When I first came to America, about 13 years ago, a friend told me, “Be a millionaire or build your credit score properly, if you want to live well in America”. You don’t need to be a millionaire to have bad credit — or good credit at that. In fact, certain traits and habits tend to follow people with good credit scores. With all that’s been written about bad credit, GOBankingRates.com took a look at some of the habits and traits people with good credit seem to share. Find out if you practice any of the below.
A Sense of Accountability
People with good credit know they are responsible for their own actions — especially when it comes to their finances.
Brandon Scivolette of Elite Moving Labor shared his personal experience with good credit, saying, “I have an excellent credit score and so do my closest friends. I don’t believe this is a coincidence, as we all have similar interest and values, the most notable being a strong sense of accountability. When we spend money, we intend to pay it back on time.
“Beyond accountability,” he added, “I think the second largest factor is financial sense. You don’t need to be a financial advisor to know that your credit score is a very big deal, yet few give it the attention it deserves. Both myself and my friends with high credit scores understand the nuances of credit and how it works.”
Use Credit Cards Responsibly
Knowing how to spend money is as important as knowing how to save it. And part of knowing how to spend responsibly is knowing how to manage your credit cards and other credit.
“People with a good credit score tend to be responsible users of credit,” said Kirk Chisholm, a financial advisor with Innovative Advisory Group. “Credit scores are based on many factors, most of which require the person to actually use their credit.”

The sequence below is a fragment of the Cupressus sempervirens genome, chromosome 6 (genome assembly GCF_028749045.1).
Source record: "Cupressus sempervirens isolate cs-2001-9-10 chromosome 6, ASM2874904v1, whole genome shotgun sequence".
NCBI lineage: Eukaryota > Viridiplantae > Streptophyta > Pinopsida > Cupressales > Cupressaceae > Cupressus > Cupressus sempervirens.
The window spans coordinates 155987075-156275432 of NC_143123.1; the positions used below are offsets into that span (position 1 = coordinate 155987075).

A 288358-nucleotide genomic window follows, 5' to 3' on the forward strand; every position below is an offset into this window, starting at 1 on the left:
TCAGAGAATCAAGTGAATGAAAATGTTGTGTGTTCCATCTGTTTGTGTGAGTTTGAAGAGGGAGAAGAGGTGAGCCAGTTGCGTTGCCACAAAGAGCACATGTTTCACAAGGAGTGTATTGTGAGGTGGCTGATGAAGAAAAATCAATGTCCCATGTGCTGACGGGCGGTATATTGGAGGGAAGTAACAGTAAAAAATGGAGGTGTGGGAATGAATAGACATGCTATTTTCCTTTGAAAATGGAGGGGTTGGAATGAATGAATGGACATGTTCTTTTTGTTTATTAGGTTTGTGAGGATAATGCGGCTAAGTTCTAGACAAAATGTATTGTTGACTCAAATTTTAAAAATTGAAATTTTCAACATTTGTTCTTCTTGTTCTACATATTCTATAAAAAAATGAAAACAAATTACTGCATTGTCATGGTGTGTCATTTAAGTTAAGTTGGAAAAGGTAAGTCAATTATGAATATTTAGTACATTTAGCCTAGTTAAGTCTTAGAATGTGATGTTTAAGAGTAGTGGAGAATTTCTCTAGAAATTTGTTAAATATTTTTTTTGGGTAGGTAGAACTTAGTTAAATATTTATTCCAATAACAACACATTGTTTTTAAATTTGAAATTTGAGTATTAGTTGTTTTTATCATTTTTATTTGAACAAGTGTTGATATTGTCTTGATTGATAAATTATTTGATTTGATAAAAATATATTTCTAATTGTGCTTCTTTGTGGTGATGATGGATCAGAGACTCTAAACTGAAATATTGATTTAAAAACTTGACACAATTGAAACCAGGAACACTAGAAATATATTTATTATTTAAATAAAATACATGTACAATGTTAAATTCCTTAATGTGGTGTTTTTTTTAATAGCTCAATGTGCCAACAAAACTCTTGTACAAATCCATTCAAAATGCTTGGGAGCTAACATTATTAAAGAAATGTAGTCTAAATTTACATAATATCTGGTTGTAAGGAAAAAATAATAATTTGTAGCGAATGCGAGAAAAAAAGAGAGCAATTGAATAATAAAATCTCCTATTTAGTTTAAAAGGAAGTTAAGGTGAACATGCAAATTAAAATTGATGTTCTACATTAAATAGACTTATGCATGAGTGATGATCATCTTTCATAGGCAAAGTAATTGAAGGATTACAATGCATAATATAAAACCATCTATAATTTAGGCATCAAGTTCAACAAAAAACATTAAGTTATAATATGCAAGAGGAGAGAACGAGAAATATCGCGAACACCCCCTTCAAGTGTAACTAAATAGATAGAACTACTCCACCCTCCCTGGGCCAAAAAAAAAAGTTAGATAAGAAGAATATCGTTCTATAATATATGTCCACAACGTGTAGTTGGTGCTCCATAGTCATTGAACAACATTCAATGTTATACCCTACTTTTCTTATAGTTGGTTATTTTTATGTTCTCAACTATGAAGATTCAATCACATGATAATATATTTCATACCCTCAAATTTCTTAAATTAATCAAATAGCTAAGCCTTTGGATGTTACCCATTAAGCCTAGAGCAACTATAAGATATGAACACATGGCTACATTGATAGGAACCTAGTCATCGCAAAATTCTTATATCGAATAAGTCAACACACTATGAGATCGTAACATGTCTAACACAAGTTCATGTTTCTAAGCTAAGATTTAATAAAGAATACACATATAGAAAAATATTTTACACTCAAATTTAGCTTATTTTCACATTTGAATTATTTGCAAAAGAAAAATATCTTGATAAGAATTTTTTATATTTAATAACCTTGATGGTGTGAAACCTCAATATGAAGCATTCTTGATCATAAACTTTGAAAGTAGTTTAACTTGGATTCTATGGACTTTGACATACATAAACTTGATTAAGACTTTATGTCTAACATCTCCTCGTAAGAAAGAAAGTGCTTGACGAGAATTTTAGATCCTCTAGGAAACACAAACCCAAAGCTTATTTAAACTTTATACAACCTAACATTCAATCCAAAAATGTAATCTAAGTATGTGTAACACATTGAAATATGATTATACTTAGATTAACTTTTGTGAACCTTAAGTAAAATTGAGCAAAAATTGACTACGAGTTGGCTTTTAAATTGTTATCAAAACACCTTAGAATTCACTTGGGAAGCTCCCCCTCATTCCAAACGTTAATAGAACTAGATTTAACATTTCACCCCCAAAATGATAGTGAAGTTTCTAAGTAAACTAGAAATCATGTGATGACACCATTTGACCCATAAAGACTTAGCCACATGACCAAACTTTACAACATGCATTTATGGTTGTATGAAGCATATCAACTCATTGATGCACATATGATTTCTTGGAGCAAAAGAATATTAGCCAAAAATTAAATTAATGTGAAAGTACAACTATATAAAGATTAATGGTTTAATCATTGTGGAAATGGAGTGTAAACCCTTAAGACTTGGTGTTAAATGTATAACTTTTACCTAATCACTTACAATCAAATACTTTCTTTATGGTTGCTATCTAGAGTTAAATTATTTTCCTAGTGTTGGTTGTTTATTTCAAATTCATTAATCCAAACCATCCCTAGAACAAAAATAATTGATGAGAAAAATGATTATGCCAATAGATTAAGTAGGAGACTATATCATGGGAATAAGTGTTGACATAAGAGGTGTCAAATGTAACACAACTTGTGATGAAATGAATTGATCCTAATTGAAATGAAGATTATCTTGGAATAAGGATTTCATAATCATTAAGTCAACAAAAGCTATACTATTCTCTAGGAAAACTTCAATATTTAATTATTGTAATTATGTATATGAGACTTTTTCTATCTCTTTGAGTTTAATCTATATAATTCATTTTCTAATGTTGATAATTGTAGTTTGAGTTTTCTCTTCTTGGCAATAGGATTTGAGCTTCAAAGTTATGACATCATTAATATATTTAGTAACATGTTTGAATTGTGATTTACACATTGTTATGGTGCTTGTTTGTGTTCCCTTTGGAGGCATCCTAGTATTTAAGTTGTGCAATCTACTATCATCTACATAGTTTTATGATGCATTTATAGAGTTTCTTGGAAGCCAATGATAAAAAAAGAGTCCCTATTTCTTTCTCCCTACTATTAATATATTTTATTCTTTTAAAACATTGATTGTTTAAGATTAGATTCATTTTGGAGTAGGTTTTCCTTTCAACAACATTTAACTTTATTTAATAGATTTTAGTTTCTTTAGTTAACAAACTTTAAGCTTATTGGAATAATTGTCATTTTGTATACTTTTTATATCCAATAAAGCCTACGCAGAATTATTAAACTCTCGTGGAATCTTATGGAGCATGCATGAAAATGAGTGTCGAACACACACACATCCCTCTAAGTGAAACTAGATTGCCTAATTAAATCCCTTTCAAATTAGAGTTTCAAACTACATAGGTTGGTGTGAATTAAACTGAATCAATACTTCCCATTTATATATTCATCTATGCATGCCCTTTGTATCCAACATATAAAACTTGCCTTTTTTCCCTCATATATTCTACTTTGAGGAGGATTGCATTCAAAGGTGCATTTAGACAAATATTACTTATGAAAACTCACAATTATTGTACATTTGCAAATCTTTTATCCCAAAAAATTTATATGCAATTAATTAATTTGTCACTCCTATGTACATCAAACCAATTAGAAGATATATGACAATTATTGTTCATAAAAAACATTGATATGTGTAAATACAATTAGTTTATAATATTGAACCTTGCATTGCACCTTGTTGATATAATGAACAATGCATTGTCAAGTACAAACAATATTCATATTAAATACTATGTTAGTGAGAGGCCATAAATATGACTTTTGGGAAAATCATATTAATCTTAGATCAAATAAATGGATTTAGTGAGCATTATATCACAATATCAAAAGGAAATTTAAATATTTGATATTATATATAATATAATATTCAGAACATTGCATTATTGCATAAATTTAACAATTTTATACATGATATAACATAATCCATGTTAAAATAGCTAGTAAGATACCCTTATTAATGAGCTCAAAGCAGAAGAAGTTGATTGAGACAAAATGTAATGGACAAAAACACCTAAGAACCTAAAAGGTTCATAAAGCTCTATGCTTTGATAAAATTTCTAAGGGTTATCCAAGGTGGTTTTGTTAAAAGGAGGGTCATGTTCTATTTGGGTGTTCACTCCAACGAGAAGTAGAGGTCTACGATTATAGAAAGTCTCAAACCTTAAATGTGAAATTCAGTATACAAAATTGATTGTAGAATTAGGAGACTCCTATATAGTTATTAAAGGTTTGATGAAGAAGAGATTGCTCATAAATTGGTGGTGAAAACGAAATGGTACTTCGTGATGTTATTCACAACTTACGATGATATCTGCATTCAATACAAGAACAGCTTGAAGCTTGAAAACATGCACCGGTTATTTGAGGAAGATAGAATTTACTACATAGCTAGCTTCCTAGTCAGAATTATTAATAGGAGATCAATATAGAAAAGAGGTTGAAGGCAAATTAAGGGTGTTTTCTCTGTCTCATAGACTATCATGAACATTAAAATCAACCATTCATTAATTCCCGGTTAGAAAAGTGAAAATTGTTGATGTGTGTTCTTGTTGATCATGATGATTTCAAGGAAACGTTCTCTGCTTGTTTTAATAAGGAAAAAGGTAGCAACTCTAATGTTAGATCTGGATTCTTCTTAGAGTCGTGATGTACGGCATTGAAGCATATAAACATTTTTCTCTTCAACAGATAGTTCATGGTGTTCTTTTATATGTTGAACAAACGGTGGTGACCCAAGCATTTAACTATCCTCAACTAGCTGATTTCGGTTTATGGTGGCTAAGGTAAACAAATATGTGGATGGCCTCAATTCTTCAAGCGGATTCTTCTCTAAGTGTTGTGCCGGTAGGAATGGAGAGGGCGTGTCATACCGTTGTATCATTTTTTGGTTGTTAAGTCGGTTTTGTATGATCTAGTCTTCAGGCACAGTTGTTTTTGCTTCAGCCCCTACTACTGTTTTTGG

Fail to pay back on time or run up a bill too large to pay off, and you could see your credit score fall.
Use Credit for Productive Assets
“One positive behavior that I see frequently from clients is that they use their credit to purchase productive assets, rather than depreciating assets or discretionary expenses,” Chisholm said, noting that a responsible use of credit could be for a rental property, which can “appreciate in value over time, produce cash flow and provide tax benefits.”
On the other side of the spectrum are non-productive assets, like a new car. Despite the benefits of having access to a car, buying one at face value leads you to own an asset that depreciates in value — fast.
Have a Good Relationship With Money
April Masini, a relationship expert and author, said people with good credit tend to have a good relationship with money.
“I know that may sound strange, but the reality is that money is important, and we all have relationships with it that affect our own lives and our relationships with others.”
She added that, “If people think that money is the root of all evil, they’re going to have a more complicated relationship with money that encompasses need and guilt for the need. But when people appreciate money and want to use it, save it, earn it and transact it wisely and healthfully, they’ll get to know money, what it can do, what it can do for them and what they want it to do.”
A healthy obsession with your credit score, bills and debts can keep you in the green for years to come.